Guest post by Patrycja Pinkowska. Patrycja is a PhD candidate in Human Geography at the University of Exeter. She is on Twitter @PEPinkowska.This is the sixth instalment of Border Criminologies’ themed series on ‘Exploring the everyday of immigration detention’, organised by  Annika Lindberg and Laura Rezzonico.

The notion of non-compliance with immigration policy and enforcement has been a recurring theme ever since I began my research on immigration detention. It regularly came up both in my review of government policy and through ethnographic work with men detained in the Verne immigration removal centre. In this blog post, I question the use of the concept as mainly the intentional manifestation of personal agency and instead show how at times, in the messy landscape of immigration detention it can be instead another tool of domination.

In the government’s narrative, non-compliance is regularly invoked to justify prolonged detention of migrants in the UK, despite assurances that detention is used for the shortest possible period. As Immigration Minister Brandon Lewis argued recently, the government has no plans to introduce a fixed time limit on immigration detention as this would only encourage detainees to refuse to cooperate with immigration and asylum processes.’ Such framing of non-compliance stems form earlier comments by then Immigration Minister James Brokenshire, who argued in 2015: it would be totally unacceptable to reward foreign criminals and illegitimate migrants who refuse to comply with immigration law by requiring their release, even when removal was imminent, simply because a blanket time limit had been reached.

In 2017, as if to mirror its growing importance in the government’s narrative, non-compliance for the first time featured in the background section of the National Statistics. It was listed as one of the reasons why someone may be held in immigration detention, a reason ‘outside the control of the Home Office’. This framing suggests that migrants are responsible for their own prolonged detention as they notoriously choose non-compliance as a strategy to resist removal or deportation. Jonathan Xavier Inda, writing in the US context on the tactics that are deployed to govern immigration, observes how those framings can shift responsibility towards migrants ‘as autonomous individuals, responsible for their own fate, invested with personal agency and thus with a purely personal responsibility for their status and actions’.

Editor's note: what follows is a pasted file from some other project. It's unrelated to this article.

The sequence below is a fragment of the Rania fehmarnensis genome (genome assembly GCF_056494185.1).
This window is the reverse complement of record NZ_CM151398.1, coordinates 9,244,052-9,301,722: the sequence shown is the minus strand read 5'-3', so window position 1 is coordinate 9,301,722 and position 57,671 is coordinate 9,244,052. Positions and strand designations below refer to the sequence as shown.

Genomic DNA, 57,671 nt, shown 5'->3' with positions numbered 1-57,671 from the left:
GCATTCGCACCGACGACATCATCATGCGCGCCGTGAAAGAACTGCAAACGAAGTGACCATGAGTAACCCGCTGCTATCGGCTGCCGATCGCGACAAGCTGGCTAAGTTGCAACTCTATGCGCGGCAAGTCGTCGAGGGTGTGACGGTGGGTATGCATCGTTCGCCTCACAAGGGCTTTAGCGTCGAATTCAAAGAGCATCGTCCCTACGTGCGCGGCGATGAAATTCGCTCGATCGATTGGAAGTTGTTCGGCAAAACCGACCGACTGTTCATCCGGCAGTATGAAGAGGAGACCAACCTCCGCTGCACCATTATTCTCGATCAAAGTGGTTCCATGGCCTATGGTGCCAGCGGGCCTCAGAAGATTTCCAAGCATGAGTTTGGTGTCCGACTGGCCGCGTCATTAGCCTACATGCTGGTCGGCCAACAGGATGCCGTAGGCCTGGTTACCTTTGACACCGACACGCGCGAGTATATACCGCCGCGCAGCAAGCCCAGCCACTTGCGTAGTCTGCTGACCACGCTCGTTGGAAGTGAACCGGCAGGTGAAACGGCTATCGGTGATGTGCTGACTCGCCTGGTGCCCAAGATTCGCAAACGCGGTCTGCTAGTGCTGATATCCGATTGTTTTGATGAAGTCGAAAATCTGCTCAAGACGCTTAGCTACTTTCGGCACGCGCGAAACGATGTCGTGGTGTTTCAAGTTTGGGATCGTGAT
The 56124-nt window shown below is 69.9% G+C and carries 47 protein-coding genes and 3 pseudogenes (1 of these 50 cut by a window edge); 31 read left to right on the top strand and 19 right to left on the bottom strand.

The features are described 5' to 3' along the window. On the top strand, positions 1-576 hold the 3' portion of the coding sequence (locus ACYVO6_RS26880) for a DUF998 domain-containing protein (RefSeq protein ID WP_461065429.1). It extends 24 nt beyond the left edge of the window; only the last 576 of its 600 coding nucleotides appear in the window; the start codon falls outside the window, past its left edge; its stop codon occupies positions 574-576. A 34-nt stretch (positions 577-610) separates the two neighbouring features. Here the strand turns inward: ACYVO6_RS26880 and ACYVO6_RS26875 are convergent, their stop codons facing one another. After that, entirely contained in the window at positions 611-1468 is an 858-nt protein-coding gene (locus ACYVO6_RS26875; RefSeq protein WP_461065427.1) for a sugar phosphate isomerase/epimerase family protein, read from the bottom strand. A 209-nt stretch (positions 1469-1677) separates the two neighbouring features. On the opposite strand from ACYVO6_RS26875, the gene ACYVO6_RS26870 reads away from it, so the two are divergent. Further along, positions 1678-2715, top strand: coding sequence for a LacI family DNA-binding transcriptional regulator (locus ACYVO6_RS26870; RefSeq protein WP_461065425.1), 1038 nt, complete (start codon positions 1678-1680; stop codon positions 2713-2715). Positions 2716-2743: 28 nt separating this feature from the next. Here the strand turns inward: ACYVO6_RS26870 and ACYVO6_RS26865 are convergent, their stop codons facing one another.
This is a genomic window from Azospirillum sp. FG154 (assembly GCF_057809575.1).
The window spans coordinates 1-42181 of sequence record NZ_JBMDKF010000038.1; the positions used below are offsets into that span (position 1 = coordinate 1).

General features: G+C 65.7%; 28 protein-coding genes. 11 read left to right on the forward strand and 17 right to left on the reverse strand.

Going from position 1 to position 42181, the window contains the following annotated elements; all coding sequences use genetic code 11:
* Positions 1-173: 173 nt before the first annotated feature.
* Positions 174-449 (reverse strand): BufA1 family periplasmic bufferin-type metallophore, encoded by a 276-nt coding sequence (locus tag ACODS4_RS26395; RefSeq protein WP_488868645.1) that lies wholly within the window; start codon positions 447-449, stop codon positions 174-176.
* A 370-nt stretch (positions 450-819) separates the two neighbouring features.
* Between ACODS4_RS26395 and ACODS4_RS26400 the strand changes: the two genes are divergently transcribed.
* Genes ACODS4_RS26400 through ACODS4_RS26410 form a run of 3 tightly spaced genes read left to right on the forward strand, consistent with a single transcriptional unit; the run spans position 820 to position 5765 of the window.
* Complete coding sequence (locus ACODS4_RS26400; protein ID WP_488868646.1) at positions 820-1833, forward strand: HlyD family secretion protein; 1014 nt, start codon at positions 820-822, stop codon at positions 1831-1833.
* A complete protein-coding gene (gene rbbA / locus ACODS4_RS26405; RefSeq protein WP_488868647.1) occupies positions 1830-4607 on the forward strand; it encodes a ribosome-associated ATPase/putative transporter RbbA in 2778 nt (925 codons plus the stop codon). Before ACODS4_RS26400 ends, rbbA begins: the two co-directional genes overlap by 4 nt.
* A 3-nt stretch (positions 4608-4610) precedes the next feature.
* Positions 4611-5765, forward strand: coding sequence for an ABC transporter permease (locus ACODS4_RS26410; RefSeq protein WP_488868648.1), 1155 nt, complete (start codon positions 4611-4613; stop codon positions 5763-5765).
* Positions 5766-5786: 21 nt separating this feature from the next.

I do not wish to deny the personal agency of my research participants. I want to question however, whether in the context of UK detention, non-compliance is always migrant’s choice, always an autonomous act of resistance.

The external walls of the Verne immigration removal centre (Photo: Patrycja Pinkowska).

Academics writing about immigration detention, such as Alexandra Hall, Mary Bosworth, or Sarah Hughes, have explored migrants’ agency and possibilities of resistance. Interpretations of what constitutes resistance in detention vary, but for some, non-compliance is considered the ultimate act of resistance. As Antje Ellermann argues, unlike in authoritarian regimes where violence and deceit are still routinely used in detention, western democratic states are vulnerable when it comes to migrants’ strategies of non-compliance. Matthew Gibney identifies non-compliance as one of the reasons for what he calls a widening ‘deportation gap’ across European countries. Similarly, Giuseppe Campesi, writing on resistance in Italian detention centres, goes as far as to proclaim migrants’ ‘undeportability’ because of non-compliance tactics. Through non-compliance he argues, migrants enact an ‘extraordinary ability to resist and undermine the deportation machine’.

Non-compliance was regularly discussed by my research participants from the Verne immigration detention centre. It was not, however, framed in the language of resistance but often spoken about with confusion, a sense of hurt and injustice. Those detained men were often learning about their alleged non-cooperative behaviour during bail hearings or from their monthly progress reports issued by the Home Office. I was often asked to explain ‘what does it mean I am not complying?’ or ‘not complying with what?’ Some detainees asked me to accompany them to their bail hearings to help them make sense of those accusations. They were disheartened to see their actions repeatedly interpreted as deliberate and deceitful while major errors and wrongdoing on the side of the authorities were easily dismissed as just innocent mistakes.